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Under Armour Will Keep Growing Faster Than Nike

- By Sangara Narayanan

Under Armour (UA) took a huge hit after disappointing investors during the fourth quarter last year. 2016 was the worst year in the stock's history as UA lost more than half of its value in the last twelve months. Under Armour's valuation was way over the top for a really long time thanks to the company's stellar growth record, which saw quarterly revenues growing in excess of 20% for 26 consecutive quarters before moving sharply down to 11% during the fourth quarter.

What dented investor sentiment even more was Under Armour's outlook for 2017: the company expects net revenues to grow 11-12% to reach nearly $5.4 billion, a far cry from the above 20% growth the company enjoyed for more than six years. The sudden contraction in growth rate was not a one-time occurrence, and that news was more than enough to send the stock on a downward spiral.

UA is now trading near its 52-week low, with a price to sales ratio of 1.74, which is way less than the 2.74 at which Nike, its main competitor, is growing. At this price point, UA is looking extremely attractive if you are planning to invest in the segment.

To be clear, Under Armour's sales are not declining. The company still expects 2017 revenues to grow at 11%, which is much higher than the growth numbers Nike has been reporting over the past several quarters.

The main reason for UA's revenue growth slowdown was the contraction of growth numbers in the United States, which brings in more than 80% of the company's revenues. Nike's rate of growth in the United States has also slowed down, and with Adidas breathing down their necks, all three companies are set for a period of intense competition and comparatively slower growth in the country.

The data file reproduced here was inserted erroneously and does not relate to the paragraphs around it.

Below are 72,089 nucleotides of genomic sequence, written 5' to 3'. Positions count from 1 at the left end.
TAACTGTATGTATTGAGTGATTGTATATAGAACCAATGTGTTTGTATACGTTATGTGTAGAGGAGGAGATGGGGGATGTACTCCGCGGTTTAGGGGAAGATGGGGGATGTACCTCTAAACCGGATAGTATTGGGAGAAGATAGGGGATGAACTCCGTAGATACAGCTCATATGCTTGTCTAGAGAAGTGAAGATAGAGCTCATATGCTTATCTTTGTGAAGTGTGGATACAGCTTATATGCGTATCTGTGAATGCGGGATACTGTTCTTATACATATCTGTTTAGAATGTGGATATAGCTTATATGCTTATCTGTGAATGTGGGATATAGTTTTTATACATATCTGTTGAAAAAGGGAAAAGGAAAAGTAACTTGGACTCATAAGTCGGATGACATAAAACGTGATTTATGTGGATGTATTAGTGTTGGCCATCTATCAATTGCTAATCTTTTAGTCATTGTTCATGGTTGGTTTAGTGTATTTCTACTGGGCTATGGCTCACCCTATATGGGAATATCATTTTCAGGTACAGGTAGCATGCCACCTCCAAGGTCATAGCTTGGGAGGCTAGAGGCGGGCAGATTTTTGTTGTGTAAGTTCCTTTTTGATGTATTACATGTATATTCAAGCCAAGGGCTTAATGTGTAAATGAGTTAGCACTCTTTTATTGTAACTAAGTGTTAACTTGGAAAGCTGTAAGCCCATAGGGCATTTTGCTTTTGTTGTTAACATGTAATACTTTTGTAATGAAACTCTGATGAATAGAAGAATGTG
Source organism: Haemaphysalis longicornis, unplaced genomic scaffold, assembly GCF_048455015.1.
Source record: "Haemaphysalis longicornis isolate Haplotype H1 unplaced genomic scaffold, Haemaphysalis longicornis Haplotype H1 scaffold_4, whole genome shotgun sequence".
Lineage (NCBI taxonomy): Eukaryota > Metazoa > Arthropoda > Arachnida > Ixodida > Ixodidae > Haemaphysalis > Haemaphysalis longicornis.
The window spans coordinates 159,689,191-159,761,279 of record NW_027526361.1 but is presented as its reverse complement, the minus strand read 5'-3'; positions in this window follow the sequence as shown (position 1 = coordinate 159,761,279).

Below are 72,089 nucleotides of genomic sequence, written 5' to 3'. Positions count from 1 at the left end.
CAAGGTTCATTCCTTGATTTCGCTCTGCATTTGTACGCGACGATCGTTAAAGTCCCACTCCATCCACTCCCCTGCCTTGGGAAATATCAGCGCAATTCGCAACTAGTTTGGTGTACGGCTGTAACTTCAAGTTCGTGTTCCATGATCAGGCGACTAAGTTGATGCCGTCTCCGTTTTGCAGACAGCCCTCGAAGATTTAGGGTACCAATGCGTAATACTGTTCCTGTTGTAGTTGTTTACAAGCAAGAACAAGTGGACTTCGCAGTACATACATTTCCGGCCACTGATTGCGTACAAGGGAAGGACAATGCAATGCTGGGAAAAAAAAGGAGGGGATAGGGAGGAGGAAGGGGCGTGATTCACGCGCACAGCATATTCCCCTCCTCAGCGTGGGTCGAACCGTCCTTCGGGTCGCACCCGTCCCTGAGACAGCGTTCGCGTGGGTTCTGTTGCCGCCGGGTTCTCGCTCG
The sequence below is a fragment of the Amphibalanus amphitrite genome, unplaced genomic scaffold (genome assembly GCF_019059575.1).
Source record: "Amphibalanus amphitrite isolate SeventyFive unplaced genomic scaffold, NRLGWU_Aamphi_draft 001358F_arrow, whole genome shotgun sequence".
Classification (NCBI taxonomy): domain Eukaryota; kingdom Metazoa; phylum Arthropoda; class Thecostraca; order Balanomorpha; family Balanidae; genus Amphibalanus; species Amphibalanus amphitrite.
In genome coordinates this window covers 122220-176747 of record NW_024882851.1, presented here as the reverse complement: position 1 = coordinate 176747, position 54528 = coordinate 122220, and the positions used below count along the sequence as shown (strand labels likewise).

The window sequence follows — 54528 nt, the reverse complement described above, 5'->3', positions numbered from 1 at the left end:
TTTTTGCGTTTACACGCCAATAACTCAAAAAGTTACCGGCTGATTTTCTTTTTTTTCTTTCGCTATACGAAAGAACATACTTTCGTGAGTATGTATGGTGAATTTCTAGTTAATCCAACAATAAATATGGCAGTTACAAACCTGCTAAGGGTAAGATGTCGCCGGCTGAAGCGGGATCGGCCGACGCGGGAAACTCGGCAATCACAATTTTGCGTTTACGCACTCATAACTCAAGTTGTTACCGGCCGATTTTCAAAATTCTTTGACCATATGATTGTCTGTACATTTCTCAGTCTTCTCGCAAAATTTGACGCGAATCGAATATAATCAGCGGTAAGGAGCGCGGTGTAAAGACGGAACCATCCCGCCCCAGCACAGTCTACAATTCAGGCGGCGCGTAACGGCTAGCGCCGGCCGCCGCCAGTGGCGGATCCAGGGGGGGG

Under Armour has expanded to many international locations, but is still far away from having a penetration close to that of Nike, which derives nearly half of its revenues from international markets. Under Armour will be aiming to replicate a similar US to international revenue balance.


With several more countries to be added to its list, Under Armour should be able to steadily increase its international revenue numbers. During the fourth quarter, UA registered 55% growth in international revenues, and 63.2% for full-fiscal 2016.

International revenue growth will help UA sustain its targeted double-digit growth rate, while helping to mask any weakness that it experiences in the United States. The fact that the company was able to challenge Nike in a key developed market like the United States means that UA should ideally be able to do the same in overseas markets as well.

UA will be able to grow faster than Nike, and at a price to sales ratio of 1.74, which is far less than Nike's, UA is a better investment at this price point.

Disclosure: I have no positions in the stock mentioned above and no intention to initiate a position in the next 72 hours.

This article first appeared on GuruFocus.